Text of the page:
If you’re looking to shoot your videos with interchangeable lenses, your camera set up will either have to have a mirrorless camera body or a DSLR camera body. In this post, I’ll be comparing the two camera body types for recording video.
DSLR cameras are digital single-lens reflex cameras. Like 35mm film cameras of the past, DSLR cameras are built with an angled mirror inside its camera body. This mirror allows you to look into your camera’s optical viewfinder and see exactly what your camera sees.
The mirror inside a DSLR camera flips up out of the way when you open the shutter to allow light to reach the camera’s image sensor.
Mirrorless cameras are interchangeable lens cameras without a mirror inside the camera body. With nothing to reflect your image, you won’t find any optical viewfinder to look through to see exactly what your camera sees.
Light passes through the lens of a mirrorless camera and lands directly onto the camera’s sensor.
DSLR cameras are larger and heavier than mirrorless cameras because there are more parts that go into their camera bodies. DSLR cameras require enough space inside for an angled mirror to flip up out of the way.
If your video shooting style is more on-the-go, like that of a daily vlogger or travel vlogger, the smaller size and lighter weight of a mirrorless camera may be more suitable for you.
When you’re using a DSLR camera, your optical viewfinder will show you exactly what your camera sees as opposed to a digital preview of what your image sensor picks up. No matter how bright or dark your scene actually is, through the optical viewfinder, you’ll be able to clearly see what your camera sees with the power of your eye.
Mirrorless cameras, on the other hand, display on your camera’s screen or electronic viewfinder a digital preview of what your camera is looking at. You will notice a lag, especially in low light, between actions that are taking place in front of the camera and the same actions being displayed in your live preview.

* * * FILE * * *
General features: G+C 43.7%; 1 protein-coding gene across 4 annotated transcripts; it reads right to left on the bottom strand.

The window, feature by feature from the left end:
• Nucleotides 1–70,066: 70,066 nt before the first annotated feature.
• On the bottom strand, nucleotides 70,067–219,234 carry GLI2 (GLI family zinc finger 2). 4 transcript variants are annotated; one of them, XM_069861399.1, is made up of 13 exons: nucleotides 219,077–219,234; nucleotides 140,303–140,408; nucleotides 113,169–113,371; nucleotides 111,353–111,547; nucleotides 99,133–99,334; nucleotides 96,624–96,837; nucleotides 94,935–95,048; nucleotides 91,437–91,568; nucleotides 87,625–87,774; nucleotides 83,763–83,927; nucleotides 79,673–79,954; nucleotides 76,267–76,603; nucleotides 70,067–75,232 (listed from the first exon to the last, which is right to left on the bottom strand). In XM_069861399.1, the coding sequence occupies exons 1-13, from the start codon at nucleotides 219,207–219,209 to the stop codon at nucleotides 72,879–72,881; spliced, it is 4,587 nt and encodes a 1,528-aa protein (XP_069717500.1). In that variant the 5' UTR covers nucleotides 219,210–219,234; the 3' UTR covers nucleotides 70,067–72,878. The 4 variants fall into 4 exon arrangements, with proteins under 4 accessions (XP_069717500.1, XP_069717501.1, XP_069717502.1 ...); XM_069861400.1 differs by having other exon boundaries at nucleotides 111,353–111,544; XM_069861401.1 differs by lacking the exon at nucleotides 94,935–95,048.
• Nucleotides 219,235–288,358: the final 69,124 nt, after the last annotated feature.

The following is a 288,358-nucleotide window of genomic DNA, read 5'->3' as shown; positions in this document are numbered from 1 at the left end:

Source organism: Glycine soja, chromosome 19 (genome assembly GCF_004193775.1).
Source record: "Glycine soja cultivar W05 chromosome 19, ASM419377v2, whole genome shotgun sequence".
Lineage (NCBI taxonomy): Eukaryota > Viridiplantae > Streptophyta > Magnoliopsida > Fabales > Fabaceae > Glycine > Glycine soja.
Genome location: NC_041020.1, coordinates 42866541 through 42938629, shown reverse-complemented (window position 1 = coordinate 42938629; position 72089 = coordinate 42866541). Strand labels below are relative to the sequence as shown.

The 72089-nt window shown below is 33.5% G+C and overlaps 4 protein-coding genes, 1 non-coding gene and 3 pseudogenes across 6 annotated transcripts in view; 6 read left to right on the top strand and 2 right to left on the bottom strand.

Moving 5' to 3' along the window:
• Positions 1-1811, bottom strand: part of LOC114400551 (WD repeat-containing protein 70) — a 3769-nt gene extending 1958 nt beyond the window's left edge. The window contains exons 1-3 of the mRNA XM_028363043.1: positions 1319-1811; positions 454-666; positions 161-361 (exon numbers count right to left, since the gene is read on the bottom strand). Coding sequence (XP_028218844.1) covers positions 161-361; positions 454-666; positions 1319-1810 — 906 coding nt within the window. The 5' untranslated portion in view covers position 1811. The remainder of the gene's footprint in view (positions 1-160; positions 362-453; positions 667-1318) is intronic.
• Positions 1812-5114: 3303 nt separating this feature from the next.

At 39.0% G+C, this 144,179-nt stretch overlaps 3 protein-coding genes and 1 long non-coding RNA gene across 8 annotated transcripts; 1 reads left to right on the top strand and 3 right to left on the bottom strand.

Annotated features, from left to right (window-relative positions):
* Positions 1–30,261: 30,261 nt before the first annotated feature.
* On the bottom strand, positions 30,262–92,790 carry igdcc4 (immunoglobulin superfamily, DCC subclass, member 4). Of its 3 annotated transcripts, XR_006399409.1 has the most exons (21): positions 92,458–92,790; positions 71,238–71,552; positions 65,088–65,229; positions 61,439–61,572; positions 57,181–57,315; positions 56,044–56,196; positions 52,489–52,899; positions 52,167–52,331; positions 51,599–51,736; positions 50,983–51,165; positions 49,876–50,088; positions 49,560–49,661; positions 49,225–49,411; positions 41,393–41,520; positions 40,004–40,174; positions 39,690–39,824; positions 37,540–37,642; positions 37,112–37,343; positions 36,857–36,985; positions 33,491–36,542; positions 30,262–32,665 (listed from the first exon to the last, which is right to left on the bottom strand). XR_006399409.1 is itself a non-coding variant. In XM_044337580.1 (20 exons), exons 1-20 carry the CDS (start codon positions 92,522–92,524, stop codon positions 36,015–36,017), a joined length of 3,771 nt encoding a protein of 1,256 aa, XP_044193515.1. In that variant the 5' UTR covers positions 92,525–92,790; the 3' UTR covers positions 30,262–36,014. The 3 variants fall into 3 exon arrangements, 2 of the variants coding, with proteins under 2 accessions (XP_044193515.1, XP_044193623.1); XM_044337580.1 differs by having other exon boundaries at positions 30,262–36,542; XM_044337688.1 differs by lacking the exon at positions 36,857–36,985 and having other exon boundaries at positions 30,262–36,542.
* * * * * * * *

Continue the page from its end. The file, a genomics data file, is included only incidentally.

Lenses and Accessories
Having been around much longer, there are plenty more options for lenses and accessories when it comes to shooting with DSLR cameras. You can choose from all kinds of different quality levels and price ranges.
4K video recording is more readily available in mirrorless cameras than DSLR cameras. At a much more affordable budget, you can get your hands on a 4K mirrorless camera. If you want to shoot 4K video on a DSLR camera, though, you will have to pay for some of the most expensive DSLR cameras on the market.
Up until quite recently, you needed to get the right lens with built-in optical image stabilization if you wanted to shoot stabilized photos and videos with an interchangeable lens camera. Image stabilization had not been readily available in the bodies of these cameras.
In recent years, however, mirrorless cameras have been much more active in their development of camera bodies equipped with shifting image sensors. Your shots can be even more stabilized when the optical image stabilization of your lens is combined with your camera’s in-body sensor-shift image stabilization.
When it comes to shooting video, DSLR cameras and mirrorless cameras consume about the same amount of power. It’s still safe to say, though, that DSLR cameras, for the most part, have better battery life than mirrorless cameras because their bigger batteries are packed with more power.
MIRRORLESS VS DSLR: WHICH IS BETTER FOR VIDEO?
In my opinion, when it comes to filming a video, mirrorless cameras are the way to go. In such a short time, mirrorless cameras have made huge leaps in their capabilities. It won’t be long before the ultimate vlogging camera comes out on the mirrorless market.
Richard Bennett is a writer and a lover of all things video.